If you’re someone who loves the idea of stepping back into an earlier century when you travel to Maine, the LimeRock Inn is like a live version of the History Channel. In 1892, this six-bedroom, one-bath house with servant’s quarters was built in for U.S. Congressman Littlefield on a quiet, side street in a small, shipbuilding town of Rockland, Maine.
From the moment you approach the comfortable, wraparound porch, you know you are about to experience something special. In fact, Yankee Magazine Editors gave it the distinction of the “Best Wraparound Porch in Maine”. Inn owners Frank Isganitis and PJ Walter, who’ve been featured in HGTV’s “If Walls Could Talk,” enjoy the fact that every single thing in this grand house—from the wainscoting to the mysterious hidden chimney in the dining area—has a story.
As you walk into the Victorian style foyer, you notice two well-appointed formal parlors on either side. Frank explains Littlefield was affluent in his day and entertained quite frequently. For social reasons, one parlor was designated for the men and one for the women. Frank paints a picture of what it used to be like when after dinner; the men retired with their cigars and political discussions to one parlor, while the women (who didn’t have a right to vote) resumed their social discussions in the opposite parlor.
According to Frank, Congressman Littlefield desired a law library—and in those days, he didn’t go half way. Keeping with the Queen Anne architecture of the house, Littlefield had a turretted addition built onto the house, complete with hand-curved glass and artfully constructed window sashes. Moving past bookshelves and an English style fireplace today, you can still imagine the smell of cigar smoke, and hear the soft snap of the fireplace while the candlelight from the foyer’s chandelier casts shadows on the beautiful cupola in the parlor.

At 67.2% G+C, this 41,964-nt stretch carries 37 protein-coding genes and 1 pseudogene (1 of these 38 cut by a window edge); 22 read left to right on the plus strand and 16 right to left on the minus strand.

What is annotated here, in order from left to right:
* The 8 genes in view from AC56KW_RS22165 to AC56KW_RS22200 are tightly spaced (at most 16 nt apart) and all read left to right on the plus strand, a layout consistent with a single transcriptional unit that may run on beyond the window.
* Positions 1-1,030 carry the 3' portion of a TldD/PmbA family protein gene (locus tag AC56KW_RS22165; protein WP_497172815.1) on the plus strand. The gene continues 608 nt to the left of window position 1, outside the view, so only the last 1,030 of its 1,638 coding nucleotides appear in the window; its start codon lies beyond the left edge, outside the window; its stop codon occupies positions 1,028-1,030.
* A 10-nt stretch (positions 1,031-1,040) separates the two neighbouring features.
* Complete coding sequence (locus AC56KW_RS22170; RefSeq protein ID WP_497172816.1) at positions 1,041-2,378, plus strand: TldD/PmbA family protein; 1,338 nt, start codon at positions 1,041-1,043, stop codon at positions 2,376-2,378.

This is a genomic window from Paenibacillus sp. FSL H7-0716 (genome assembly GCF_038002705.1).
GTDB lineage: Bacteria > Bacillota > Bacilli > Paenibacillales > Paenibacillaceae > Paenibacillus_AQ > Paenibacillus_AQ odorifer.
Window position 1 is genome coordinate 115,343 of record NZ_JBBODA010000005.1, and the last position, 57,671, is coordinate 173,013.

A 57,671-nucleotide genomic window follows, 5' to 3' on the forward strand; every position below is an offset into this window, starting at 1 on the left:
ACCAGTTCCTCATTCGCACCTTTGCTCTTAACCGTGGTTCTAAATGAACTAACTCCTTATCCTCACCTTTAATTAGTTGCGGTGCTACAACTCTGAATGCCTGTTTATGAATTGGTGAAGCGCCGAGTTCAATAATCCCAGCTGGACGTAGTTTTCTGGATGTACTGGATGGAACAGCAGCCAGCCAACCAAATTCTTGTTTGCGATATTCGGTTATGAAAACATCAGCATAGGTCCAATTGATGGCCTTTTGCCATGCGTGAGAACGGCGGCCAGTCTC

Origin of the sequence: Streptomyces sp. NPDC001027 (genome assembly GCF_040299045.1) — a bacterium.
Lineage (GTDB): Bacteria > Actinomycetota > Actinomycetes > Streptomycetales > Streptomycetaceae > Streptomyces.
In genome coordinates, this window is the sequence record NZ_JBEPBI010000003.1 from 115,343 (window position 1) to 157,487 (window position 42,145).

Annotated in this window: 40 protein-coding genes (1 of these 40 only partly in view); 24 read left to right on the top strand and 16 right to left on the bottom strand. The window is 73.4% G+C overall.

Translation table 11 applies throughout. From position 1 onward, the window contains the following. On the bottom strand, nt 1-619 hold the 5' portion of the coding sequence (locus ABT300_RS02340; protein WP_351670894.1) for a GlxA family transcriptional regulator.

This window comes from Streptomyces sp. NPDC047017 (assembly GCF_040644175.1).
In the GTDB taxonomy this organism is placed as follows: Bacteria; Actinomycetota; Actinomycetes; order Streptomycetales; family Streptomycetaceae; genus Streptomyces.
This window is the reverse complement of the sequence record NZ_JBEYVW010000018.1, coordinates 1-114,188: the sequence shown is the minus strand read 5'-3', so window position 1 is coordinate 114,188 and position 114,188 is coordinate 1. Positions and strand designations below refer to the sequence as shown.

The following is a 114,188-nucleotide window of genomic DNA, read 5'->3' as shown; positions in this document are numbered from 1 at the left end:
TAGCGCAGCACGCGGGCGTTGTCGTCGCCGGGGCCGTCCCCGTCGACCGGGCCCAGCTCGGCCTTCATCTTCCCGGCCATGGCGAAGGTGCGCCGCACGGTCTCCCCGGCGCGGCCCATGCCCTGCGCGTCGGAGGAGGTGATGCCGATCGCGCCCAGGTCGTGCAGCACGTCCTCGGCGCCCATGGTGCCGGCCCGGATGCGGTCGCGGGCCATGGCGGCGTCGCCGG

As you climb the carpeted stairs, passing rooms with French country furnishings, you can clearly see this was not only a well-loved and well-cared for home at the turn of the century, but one that is still proudly maintained today. At the top of the stairs, the Turret Room greets guests with its metal canopy bed tucked into the curved mauve walls. Within the room, French doors open to a large, private bathroom with a free standing tub and a separate oversized shower stall.
Another interesting fact: in Littlefield’s time, only one bathroom was installed in this original house. In those days, even one bathroom with indoor plumbing was considered opulent. So The Turret Room’s bathroom (like every bathroom in the LimeRock Inn’s renovation) was constructed with the same architectural attention to detail as the rest of the house in line with the Queen Anne era.
A quick peek reveals Egyptian cotton linens on the beds, as well as a hair dryer, rejuvenating soap, bath oils and shampoo in the bathrooms, ot to mention WiFi and TVs in every room! And there you have it—all of the wonder and charm of the old world with all of the modern amenities a traveler needs to stay in touch.
Coming to Maine for a vacation is all about immersing yourself in the experience of what it’s like to live here. So, if you’re interested in staying in an inn with personality that stretches back to 1892, consider staying with Frank and PJ at the LimeRock Inn—they’ll be happy to take you back in time.
For more information about the history of The LimeRock Inn, visit: http://www.limerockinn.com/media-articles.html.